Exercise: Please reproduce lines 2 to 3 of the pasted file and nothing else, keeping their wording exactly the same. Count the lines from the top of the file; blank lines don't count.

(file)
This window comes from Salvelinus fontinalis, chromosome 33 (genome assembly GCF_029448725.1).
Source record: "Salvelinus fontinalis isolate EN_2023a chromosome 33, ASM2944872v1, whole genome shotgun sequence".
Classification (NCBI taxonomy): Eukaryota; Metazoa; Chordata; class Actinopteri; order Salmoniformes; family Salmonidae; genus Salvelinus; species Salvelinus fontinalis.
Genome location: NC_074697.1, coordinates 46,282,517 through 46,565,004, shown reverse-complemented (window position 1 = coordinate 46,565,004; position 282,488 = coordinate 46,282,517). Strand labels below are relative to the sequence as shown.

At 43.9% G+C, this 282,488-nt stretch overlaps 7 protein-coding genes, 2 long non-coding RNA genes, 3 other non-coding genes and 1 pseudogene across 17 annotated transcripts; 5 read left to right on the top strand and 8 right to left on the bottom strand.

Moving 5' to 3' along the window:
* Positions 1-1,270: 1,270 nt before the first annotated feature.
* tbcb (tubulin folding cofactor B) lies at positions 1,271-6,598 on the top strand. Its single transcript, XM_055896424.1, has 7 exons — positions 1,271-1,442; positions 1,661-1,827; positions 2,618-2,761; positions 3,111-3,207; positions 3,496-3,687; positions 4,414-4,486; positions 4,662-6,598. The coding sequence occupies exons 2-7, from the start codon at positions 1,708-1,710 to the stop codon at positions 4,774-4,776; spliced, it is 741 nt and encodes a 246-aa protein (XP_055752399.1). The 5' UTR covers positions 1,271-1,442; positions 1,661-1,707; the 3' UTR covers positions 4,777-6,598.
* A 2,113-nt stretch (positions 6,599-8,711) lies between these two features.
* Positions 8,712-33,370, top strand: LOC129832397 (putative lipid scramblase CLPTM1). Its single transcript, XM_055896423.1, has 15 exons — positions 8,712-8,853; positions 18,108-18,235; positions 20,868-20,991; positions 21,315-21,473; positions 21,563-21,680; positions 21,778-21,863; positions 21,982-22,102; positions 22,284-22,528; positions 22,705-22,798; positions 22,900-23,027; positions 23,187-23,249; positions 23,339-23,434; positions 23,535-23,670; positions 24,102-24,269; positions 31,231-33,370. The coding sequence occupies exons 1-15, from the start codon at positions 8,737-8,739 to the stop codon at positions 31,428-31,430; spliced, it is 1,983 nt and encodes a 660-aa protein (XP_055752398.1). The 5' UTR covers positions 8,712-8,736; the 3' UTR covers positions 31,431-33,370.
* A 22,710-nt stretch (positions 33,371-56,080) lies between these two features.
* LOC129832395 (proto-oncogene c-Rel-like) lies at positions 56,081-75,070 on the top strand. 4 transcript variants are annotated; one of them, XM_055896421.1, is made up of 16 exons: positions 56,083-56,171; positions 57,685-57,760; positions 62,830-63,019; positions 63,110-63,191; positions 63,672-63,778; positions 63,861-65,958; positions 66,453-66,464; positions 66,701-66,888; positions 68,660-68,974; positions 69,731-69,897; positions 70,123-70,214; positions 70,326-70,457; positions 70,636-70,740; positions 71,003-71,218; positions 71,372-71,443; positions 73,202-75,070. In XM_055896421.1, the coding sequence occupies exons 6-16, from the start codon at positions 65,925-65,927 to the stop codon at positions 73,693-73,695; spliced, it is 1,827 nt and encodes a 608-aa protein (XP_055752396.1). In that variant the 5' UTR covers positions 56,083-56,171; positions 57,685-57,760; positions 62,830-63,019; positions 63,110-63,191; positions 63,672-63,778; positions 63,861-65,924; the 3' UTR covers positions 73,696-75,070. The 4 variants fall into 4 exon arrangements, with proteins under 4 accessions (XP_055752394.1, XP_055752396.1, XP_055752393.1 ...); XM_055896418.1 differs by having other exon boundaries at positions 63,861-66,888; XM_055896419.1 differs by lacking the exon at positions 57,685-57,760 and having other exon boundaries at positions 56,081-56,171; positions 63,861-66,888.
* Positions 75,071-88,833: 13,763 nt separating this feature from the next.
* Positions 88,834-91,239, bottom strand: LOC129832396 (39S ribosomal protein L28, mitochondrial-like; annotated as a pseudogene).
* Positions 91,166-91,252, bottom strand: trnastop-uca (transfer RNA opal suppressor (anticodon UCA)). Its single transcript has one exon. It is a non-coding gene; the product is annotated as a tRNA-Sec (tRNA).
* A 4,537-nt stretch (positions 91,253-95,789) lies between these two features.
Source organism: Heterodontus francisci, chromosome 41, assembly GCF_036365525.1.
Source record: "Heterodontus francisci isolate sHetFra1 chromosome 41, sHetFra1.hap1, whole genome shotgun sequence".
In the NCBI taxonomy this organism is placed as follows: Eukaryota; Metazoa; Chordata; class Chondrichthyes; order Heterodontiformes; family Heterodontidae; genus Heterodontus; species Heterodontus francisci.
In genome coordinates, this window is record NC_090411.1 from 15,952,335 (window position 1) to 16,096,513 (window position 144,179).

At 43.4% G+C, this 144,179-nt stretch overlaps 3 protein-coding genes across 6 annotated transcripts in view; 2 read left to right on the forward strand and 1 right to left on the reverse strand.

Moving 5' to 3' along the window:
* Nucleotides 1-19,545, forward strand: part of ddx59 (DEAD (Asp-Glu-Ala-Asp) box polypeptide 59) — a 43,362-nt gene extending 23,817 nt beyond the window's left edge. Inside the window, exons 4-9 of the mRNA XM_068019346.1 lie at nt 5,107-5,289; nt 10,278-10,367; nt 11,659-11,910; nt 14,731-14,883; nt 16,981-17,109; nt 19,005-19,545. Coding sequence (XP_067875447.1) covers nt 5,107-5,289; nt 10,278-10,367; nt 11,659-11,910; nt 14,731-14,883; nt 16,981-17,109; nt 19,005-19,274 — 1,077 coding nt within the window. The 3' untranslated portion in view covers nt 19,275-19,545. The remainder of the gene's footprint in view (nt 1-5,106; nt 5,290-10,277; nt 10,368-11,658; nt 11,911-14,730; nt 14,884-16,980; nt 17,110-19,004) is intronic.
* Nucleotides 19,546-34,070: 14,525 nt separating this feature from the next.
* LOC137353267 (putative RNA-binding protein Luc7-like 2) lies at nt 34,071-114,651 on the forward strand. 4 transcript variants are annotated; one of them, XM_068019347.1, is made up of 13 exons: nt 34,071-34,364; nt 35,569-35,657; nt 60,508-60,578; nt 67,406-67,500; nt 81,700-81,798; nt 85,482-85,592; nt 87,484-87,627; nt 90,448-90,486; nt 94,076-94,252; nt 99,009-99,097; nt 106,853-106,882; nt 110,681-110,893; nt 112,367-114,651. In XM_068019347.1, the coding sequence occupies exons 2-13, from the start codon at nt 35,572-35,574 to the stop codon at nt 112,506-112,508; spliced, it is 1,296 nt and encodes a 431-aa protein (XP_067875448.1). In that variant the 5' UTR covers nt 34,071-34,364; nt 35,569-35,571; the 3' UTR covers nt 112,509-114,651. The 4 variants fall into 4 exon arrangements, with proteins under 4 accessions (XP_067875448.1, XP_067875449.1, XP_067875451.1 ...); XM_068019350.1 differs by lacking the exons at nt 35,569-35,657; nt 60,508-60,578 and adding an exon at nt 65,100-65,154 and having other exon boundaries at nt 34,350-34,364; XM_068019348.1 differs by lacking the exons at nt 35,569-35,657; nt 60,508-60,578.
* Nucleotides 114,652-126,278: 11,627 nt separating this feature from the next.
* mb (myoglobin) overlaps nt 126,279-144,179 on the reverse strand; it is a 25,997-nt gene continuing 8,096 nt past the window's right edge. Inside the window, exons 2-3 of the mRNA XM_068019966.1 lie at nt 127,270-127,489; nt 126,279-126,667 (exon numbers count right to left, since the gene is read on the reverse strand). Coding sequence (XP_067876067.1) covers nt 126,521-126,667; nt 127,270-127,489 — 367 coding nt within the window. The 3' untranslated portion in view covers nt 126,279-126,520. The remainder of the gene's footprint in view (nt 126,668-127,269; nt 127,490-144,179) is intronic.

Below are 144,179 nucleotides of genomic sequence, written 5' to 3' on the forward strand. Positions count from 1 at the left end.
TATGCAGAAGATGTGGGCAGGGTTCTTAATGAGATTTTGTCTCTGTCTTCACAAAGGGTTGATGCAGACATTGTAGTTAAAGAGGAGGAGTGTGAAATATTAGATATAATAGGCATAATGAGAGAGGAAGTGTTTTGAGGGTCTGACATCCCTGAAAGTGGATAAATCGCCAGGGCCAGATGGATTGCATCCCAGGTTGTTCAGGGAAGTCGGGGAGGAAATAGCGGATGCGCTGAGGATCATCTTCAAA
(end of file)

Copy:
Source record: "Salvelinus fontinalis isolate EN_2023a chromosome 33, ASM2944872v1, whole genome shotgun sequence".
Classification (NCBI taxonomy): Eukaryota; Metazoa; Chordata; class Actinopteri; order Salmoniformes; family Salmonidae; genus Salvelinus; species Salvelinus fontinalis.